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Variola Virus

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Variola Virus
Photo Courtesy of CDC/Public Health Image Library1
January 2003
History
• Ancient scourge – many millions killed
• Global eradication in 1977
January 2003
Photo Courtesy of National Archives
January 2003
Photo Courtesy of World Health Organization2
January 2003
Bioweapon Potential
• Precedence
– Prior use in French-Indian War
– Produced by USSR
January 2003
Bioweapon Potential
• Reality of the risk
– Viral stocks exist
– Non-immune population
January 2003
Photo Courtesy of CDC3
January 2003
Epidemiology
• No animal reservoir/vector
• Mortality 25-30%
• Person-to-person transmission
– Via respiratory droplets
– Household and face-to-face contacts
– High risk of nosocomial spread
– Secondary attack rate 25-40%
– Up to 20 contacts infected per case
January 2003
Photo Courtesy of World Health Organization4
January 2003
Epidemiology
• Aerosol route of transmission
– Likely in bioterrorism setting
January 2003
Virology
• Orthopoxviridae DNA Viruses
– Variola variants
• Variola major – high mortality
• Variola minor – low mortality, 20th Century
– Vaccinia
• Current smallpox vaccine
January 2003
Virology
• Orthopoxviridae DNA Viruses
– Other pox viruses
• Cowpox
• Monkeypox
January 2003
Pathogenesis
Virus contacts respiratory mucosa
Carried to lymph nodes
Primary viremia
Organ seeding
WBCs infected
Dermal invasion
Vesicle
Sepsis
January 2003
Clinical Features
• Incubation Stage
– Asymptomatic
– 10-12 days (range 7-17)
January 2003
Clinical Features
• Prodromal Stage
– Sudden nonspecific flu-like illness
•
•
•
•
High fevers
Headache
Backache
Prostration
– 2-5 days duration
January 2003
Clinical Features
• Eruptive Stage
– Characteristic rash
• Centrifugal location
• Grouping
• Depth of lesions
January 2003
Photo Courtesy of World Health Organization5
January 2003
Clinical Features
• Distribution of the rash
January 2003
Photo Courtesy of World Health Organization6
January 2003
Photo Courtesy of World Health Organization7
January 2003
Photo Courtesy of National Archives
January 2003
Photo Courtesy of National Archives
January 2003
Photo Courtesy of World Health Organization8
January 2003
Photo Courtesy of World Health Organization9
January 2003
Photo Courtesy of World Health Organization10
January 2003
Photo Courtesy of World Health Organization11
January 2003
Photo Courtesy of World Health Organization12
January 2003
Photo Courtesy of World Health Organization13
January 2003
Photo Courtesy of World Health Organization14
January 2003
Photo Courtesy of World Health Organization15
January 2003
Photo Courtesy of World Health Organization16
January 2003
Photo Courtesy of World Health Organization17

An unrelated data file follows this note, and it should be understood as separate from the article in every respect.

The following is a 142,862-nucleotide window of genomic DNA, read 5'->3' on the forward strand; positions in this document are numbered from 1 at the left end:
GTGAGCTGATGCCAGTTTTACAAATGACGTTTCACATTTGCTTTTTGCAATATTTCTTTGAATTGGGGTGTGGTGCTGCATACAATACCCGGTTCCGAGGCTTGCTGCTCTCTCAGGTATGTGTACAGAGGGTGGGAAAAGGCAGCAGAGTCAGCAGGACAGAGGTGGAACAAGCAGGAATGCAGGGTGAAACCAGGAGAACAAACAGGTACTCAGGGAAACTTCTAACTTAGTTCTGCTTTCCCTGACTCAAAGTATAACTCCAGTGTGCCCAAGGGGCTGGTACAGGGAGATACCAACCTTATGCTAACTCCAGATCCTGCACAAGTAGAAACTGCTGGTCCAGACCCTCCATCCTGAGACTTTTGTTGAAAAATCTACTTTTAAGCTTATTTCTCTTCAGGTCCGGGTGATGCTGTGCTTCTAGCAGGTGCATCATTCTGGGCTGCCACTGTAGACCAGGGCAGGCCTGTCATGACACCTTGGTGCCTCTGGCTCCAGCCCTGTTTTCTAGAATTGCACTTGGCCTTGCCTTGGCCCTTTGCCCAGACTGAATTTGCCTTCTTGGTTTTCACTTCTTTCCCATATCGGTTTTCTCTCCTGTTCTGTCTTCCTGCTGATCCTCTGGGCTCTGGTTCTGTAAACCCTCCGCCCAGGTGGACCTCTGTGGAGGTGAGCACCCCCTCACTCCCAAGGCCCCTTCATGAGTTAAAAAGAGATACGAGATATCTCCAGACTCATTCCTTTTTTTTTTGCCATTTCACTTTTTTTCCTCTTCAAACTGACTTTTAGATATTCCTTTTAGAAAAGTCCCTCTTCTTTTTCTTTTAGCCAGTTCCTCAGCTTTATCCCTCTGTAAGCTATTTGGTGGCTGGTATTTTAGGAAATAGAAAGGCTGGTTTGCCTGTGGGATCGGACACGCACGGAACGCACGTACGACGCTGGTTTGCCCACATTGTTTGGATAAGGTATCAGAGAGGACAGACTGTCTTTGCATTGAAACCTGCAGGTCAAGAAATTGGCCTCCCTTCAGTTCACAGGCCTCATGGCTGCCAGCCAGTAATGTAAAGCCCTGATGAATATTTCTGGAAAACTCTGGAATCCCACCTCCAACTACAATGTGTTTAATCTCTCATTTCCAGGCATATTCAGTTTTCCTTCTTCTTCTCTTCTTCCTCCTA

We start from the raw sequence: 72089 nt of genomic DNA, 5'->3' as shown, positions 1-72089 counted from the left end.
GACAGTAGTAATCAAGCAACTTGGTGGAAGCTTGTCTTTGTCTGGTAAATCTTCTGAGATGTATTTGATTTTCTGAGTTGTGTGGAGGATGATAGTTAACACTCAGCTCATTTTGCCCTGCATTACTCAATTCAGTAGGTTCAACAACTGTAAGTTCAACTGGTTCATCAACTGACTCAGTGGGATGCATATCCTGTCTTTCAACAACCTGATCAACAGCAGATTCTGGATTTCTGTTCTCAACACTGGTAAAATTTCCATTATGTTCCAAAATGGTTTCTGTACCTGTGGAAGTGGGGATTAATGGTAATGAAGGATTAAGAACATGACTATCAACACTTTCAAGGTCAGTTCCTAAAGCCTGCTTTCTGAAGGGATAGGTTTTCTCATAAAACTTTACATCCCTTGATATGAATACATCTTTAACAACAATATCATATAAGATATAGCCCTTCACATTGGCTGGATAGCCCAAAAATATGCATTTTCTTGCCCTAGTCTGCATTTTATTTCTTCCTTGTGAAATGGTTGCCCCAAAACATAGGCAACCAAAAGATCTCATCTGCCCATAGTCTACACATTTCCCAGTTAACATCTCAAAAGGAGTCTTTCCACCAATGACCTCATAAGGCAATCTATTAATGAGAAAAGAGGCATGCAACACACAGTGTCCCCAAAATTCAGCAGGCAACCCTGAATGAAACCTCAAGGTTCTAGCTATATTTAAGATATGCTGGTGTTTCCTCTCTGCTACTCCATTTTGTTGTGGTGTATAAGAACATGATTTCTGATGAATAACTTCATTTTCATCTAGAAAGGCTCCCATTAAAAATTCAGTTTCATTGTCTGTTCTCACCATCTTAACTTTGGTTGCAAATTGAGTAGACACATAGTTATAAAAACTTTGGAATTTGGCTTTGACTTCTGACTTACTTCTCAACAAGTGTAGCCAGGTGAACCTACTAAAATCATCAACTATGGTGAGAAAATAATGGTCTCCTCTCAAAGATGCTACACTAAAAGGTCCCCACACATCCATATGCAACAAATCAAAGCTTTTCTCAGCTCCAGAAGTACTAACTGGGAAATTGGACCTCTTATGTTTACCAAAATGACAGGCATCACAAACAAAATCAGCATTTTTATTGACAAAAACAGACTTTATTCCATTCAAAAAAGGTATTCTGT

January 2003
Photo Courtesy of CDC/James Hicks18
January 2003
Photo Courtesy of CDC19
January 2003
Clinical Features
• Severity of the classical rash
– Discrete (<10% mortality)
– Semi-confluent (25-50%)
– Confluent (50-75%)
January 2003
Discrete Smallpox
Photo Courtesy of National Archives
January 2003
Semi-Confluent Smallpox
Photo Courtesy of World Health Organization20
January 2003
Confluent Smallpox
Photo Courtesy of National Archives
January 2003
Smallpox Complications
•
•
•
•
Eye infection or blindness
Arthritis
Encephalitis
Secondary bacterial infections
January 2003
Differential Diagnosis
•
•
•
•
•
•
•
•
Varicella (chickenpox)
Monkeypox
Drug eruptions
Generalized vaccinia
Multiple insect bites
Molluscum contagiosum
Secondary syphilis
Viral exanthems (e.g. HHV-6,
Cocksackie, etc)
January 2003
Chickenpox
Photo Courtesy of World Health Organization21
January 2003
Monkey Pox
Photo Courtesy of CDC22
January 2003
Erythema Multiforme
Photo Courtesy of New England Journal of Medicine 23
January 2003
Generalized Vaccinia
Photo Courtesy of CDC24
January 2003
Generalized Vaccinia
Photo Courtesy of CDC25
January 2003
Molluscum Contagiosum
Photo Courtesy of American Academy of Pediatrics26
January 2003
Secondary Syphilis
Photo Courtesy of American Academy of Pediatrics27
January 2003
Hand-Foot-Mouth Disease
(Enterovirus Infection)
Photo Courtesy of American Academy of Pediatrics28
January 2003
Differential Diagnosis
• Chickenpox (varicella virus)
– Distribution of rash
– Grouping of lesions
• Asynchronous development
– Vesicle appearance
• Shallow
– Short Prodrome
January 2003
Chickenpox
Photo Courtesy of World Health Organization29
January 2003
Photo Courtesy of World Health Organization30
January 2003
smallpox
chickenpox
Photo Courtesy of World Health Organization31
January 2003
Chickenpox
Photo Courtesy of American Academy of Pediatrics32